As mentioned previous, placing the 2 in front of the molecule means multiply everything by 2. Such an example like this is really simple but provides a basic understanding of this process.

Conclusion

Chemical equations can be really fun to deal with once you understand how this works. In the beginning, it can be truly frustrating but perseverance will make the difference.

water drop

Physical & Chemical Changes in Chemistry

In this post, we will focus most of our attention on physical changes in chemistry with a brief look at chemical changes.

Changes

Physical change is a change to a substance that does not alter the chemical composition. For example, boiling water is a physical change. Generally, physical changes are easy to reverse, such as when steam is cooled to become liquid water.

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Chemical change is a change that alters the chemical composition of a substance. An example would be various forms of cooking, such as frying potatoes to make french fries. Unlike physical changes, chemical changes are much harder to reverse. Just as it is impossible to turn french fries back into raw potatoes.

A specific type of physical change is called phase change. There are several different types of phase changes, as listed below.

  • melting
  • vaporizing
  • freezing
  • condensing
  • sublimation

Many of these are obvious, but they will be explained for clarity. Melting involves a substance moving from a solid to a liquid. Vaporizing takes place as a substance moves from liquid to gas. A substance that moves from a gas to a liquid is called condensing. Freezing is the process of a liquid becoming a solid. Sublimation is a solid moving straight to a gas.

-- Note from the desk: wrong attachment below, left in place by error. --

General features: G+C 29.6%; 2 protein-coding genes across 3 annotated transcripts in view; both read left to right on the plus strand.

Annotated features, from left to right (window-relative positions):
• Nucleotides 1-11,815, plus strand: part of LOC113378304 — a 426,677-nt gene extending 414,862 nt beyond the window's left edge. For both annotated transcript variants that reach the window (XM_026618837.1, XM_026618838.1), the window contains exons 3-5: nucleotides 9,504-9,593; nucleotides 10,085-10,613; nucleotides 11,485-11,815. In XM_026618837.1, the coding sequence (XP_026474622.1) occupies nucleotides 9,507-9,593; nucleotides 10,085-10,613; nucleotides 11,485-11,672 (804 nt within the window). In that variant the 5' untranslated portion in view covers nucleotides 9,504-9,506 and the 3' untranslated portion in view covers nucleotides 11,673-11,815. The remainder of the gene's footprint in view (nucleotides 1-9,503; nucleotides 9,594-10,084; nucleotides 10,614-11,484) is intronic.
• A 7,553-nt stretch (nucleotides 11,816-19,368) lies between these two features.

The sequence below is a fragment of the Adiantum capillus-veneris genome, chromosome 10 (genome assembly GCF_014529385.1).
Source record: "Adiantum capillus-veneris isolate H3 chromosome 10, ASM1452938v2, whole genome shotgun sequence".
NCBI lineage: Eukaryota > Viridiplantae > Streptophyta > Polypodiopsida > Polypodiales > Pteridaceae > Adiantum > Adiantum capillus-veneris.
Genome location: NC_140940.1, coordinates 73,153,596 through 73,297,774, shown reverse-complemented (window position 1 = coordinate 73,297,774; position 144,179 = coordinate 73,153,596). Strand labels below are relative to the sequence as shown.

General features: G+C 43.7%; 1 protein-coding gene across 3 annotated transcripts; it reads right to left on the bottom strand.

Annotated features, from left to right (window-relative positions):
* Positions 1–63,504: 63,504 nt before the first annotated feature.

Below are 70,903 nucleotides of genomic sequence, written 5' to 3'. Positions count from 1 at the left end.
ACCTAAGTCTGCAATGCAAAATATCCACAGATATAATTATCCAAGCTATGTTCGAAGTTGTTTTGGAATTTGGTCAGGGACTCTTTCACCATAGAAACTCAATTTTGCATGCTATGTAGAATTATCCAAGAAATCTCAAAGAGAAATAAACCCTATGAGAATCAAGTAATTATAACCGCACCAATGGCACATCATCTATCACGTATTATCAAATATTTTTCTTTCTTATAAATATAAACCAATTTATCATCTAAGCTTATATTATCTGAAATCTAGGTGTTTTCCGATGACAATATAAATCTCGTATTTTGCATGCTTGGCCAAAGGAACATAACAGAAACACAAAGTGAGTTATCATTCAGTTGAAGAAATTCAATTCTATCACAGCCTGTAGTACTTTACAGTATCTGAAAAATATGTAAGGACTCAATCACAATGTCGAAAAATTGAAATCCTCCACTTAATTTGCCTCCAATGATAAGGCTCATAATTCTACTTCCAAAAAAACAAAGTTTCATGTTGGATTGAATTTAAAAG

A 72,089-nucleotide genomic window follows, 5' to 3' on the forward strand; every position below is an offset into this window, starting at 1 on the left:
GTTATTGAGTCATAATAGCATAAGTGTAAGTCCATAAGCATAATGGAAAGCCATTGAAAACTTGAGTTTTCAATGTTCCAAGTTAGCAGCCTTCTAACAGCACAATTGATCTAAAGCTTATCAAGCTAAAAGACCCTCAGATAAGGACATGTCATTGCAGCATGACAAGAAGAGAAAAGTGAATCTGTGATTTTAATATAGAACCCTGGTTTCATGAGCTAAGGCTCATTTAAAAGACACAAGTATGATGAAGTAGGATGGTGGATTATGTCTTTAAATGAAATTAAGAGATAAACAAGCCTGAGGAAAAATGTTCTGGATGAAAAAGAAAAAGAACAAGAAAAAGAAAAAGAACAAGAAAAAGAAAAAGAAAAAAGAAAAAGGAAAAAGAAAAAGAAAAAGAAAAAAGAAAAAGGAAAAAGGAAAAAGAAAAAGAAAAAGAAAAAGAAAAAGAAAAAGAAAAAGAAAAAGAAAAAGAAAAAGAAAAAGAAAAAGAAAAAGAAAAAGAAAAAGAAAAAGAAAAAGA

The first four-phase changes are commonly seen in water. Ice melts to become liquid water, water boils/evaporates (vaporizes) to become steam. Water freezes to become ice; in the early morning, it is common in many places to see water on plants due to condensation. Sublimation is tricker to see on a day-to-day basis. The most common example involves carbon dioxide, aka dry ice, which is a favorite tool for Halloween. Other substances that sublimate include arsenic, iodine, and naphthalene (used for mothballs).

Phase changes are related to the kinetic theory of matter, which we will now turn our attention to.

Kinetic Theory of Matter

The kinetic theory of matter states that Molceults have space between them and are in constant random motion. We can say that the more heat, the faster the motion because more energy is present. For solid, the molecules can vibrate, but that is essentially it. All solids are vibrating, such as tables, chairs, desks, etc. However, the vibration is random, and thus the vibrations cancel each other.

Liquids can clearly move about, and this is why they cannot keep a single shape but is formed by their circumstances. This also applies to gasses. The real difference between the various phases is the space around molecules and the speed at which they are moving. When energy is added, molecules move apart and move faster. This explains a solid becoming a liquid and a liquid a gas.

Water breaks many rules in relation to the Kinetic theory of matter. When water freezes, instead of the molecules getting closer together, they actually push out and are thus less dense than water. This is one reason why ice floats and why you would find frozen ice on the top of a lake. The ice floats to the top, and by being on top, it insulates the animals inside the lake from the cold above.

Conclusion

Physical changes play a major role in all of our lives. The phase changes of water are used for various purposes in everyday life. It is beneficial to understand these concepts as they are so commonly encountered.

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Dalton’s Atomic Theory

John Dalton was an 18th-century scientist who made several significant contributions to his field. One of his most prominent works was his Atomic theory. Dalton’s Atomic theory is a major concept in the study of chemistry. In this post, we will look at this theory and share some of the misunderstandings that Dalton had at his time.

Atomic Theory

Dalton’s Atomic Theory has four propositions to it.

  1. All matter is made of atoms that cannot be divided or destroyed
  2. All atoms of an element are identical in all their properties